The scale-up efforts replicated the same savings group methodology in a large number of communities across the three countries. The operational models in the three sites, however, followed three different models, with implications for our study design and analysis. In Ghana, the program was implemented by NGO trainers who were in charge of creating VSLAs within the limits of their own villages. In Uganda and Malawi, CARE tested a replication model meant to more rapidly and cost-effectively form groups in target villages and surrounding regions (19). In all sites, CARE worked closely with local organizations rooted in the area to implement the VSLA program.

Village agents are VSLA members with particular leadership qualities who are selected from an initial set of VSLA groups established by the implementing organization. These agents serve as promoters of new VSLAs, supporting these groups for the first year of activity. This replication model stems from observing the natural spread of savings groups in other countries, where the simple presence of a savings group was enough to spur the spontaneous creation of new savings groups. The model is designed to maintain the quality and core elements of the VSLA methodology for these new VSLA offshoots and develop a team of trainers who can sustainably replicate the model through a fee for service arrangement, in which group members pay for the training services provided by the independent agents.

In Malawi, officers of the implementing organizations were each asked to create 12 groups in 12 different villages and follow them through their first savings cycle. From each of these groups, officers selected, on average, one member to be trained to become an agent. At the end of this initial cycle, the field officers transitioned into a supervisory role monitoring between 10 and 15 agents, each tasked with forming a minimum of 8 new groups on a fee for service basis (approximately $15/y per group) within the timeframe of the study.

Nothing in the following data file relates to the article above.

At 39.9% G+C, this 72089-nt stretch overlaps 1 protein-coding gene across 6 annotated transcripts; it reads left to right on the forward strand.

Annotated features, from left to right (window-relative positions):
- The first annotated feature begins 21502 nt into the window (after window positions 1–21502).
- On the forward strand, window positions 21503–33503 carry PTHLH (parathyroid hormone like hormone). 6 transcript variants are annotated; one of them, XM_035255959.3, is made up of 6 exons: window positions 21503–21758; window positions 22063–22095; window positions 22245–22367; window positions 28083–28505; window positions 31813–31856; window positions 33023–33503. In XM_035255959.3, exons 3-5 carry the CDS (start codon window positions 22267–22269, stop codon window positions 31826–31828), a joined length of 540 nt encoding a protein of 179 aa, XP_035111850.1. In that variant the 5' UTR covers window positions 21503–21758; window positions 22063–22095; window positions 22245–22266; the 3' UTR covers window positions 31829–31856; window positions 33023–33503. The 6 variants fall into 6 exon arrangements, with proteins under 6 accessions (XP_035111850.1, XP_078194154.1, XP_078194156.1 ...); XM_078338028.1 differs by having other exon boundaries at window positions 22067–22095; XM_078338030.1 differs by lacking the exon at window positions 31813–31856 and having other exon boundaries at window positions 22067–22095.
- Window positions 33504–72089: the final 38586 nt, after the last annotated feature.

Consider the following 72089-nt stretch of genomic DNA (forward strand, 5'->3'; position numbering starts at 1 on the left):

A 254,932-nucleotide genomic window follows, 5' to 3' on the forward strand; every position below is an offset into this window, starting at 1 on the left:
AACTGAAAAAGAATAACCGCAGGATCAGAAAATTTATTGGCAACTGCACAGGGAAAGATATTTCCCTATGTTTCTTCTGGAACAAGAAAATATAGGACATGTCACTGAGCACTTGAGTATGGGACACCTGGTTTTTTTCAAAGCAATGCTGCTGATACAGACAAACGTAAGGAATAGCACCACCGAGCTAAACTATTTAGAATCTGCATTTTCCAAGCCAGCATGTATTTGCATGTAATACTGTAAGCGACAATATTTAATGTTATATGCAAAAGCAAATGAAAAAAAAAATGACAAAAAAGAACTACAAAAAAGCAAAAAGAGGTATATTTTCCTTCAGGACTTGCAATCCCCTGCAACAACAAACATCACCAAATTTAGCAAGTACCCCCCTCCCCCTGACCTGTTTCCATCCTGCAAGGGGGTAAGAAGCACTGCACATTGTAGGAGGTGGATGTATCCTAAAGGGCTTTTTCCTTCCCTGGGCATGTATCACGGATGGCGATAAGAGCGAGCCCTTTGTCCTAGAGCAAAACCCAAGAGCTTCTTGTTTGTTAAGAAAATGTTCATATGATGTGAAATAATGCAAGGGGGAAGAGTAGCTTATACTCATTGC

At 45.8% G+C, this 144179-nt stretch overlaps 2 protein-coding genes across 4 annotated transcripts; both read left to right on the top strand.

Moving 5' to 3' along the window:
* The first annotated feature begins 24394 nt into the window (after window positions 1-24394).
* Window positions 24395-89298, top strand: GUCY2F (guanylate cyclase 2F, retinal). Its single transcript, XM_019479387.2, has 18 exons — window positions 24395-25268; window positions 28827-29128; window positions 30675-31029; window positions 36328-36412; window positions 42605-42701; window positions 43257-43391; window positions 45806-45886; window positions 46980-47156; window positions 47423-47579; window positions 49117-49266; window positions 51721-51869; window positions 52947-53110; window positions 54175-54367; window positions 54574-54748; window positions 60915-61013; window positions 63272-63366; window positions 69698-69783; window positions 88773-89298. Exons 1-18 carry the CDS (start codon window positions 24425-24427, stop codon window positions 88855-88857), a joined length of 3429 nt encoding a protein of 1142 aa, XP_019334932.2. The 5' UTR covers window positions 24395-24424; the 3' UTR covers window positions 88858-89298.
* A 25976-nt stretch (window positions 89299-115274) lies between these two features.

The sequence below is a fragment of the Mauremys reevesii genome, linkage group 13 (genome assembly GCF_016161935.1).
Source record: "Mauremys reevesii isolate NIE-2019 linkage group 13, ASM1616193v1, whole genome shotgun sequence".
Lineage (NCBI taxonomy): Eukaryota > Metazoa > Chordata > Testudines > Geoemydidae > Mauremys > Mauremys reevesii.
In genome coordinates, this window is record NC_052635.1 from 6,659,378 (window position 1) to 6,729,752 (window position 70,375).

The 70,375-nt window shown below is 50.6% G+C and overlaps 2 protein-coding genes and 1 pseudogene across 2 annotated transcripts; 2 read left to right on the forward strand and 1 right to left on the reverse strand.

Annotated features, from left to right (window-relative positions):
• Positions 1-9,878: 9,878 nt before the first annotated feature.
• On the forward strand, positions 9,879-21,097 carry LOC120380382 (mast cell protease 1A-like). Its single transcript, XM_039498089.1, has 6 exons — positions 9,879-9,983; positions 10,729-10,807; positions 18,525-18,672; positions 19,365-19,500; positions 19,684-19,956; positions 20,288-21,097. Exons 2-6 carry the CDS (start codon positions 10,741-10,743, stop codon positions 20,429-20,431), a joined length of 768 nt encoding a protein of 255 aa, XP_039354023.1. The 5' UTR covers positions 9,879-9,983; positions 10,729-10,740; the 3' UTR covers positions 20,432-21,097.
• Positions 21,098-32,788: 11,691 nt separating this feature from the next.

In Uganda, implementing organizations used officers who resided within a target village. Each officer had the responsibility of forming and overseeing a target number of 24 groups in the village and its surrounding areas within 3 y. During the second year of activities, officers were tasked with identifying and training three agents (from existing groups) and mentoring them as they each formed two new groups.

To meet the implementation requirements of the scale-up program in Malawi and Uganda and measure the extent of the success of these replication strategies, we created clusters of villages as the randomization unit for our study. Clusters were designed in close collaboration with CARE and comprised a sufficient number of villages and households to meet the replication targets of the implementing partner organizations according to their model. In each cluster, we selected a primary village that would be targeted as the initial center of activities by the implementing partner. A secondary community was then selected within a 4- or 2.5-km radius of the primary village in Uganda and Malawi, respectively. The locations of secondary villages were not disclosed to implementing partners to avoid targeting of these villages. The data collected on households from these secondary villages allowed us to measure the extent to which the program extended beyond the primary village selected for implementation.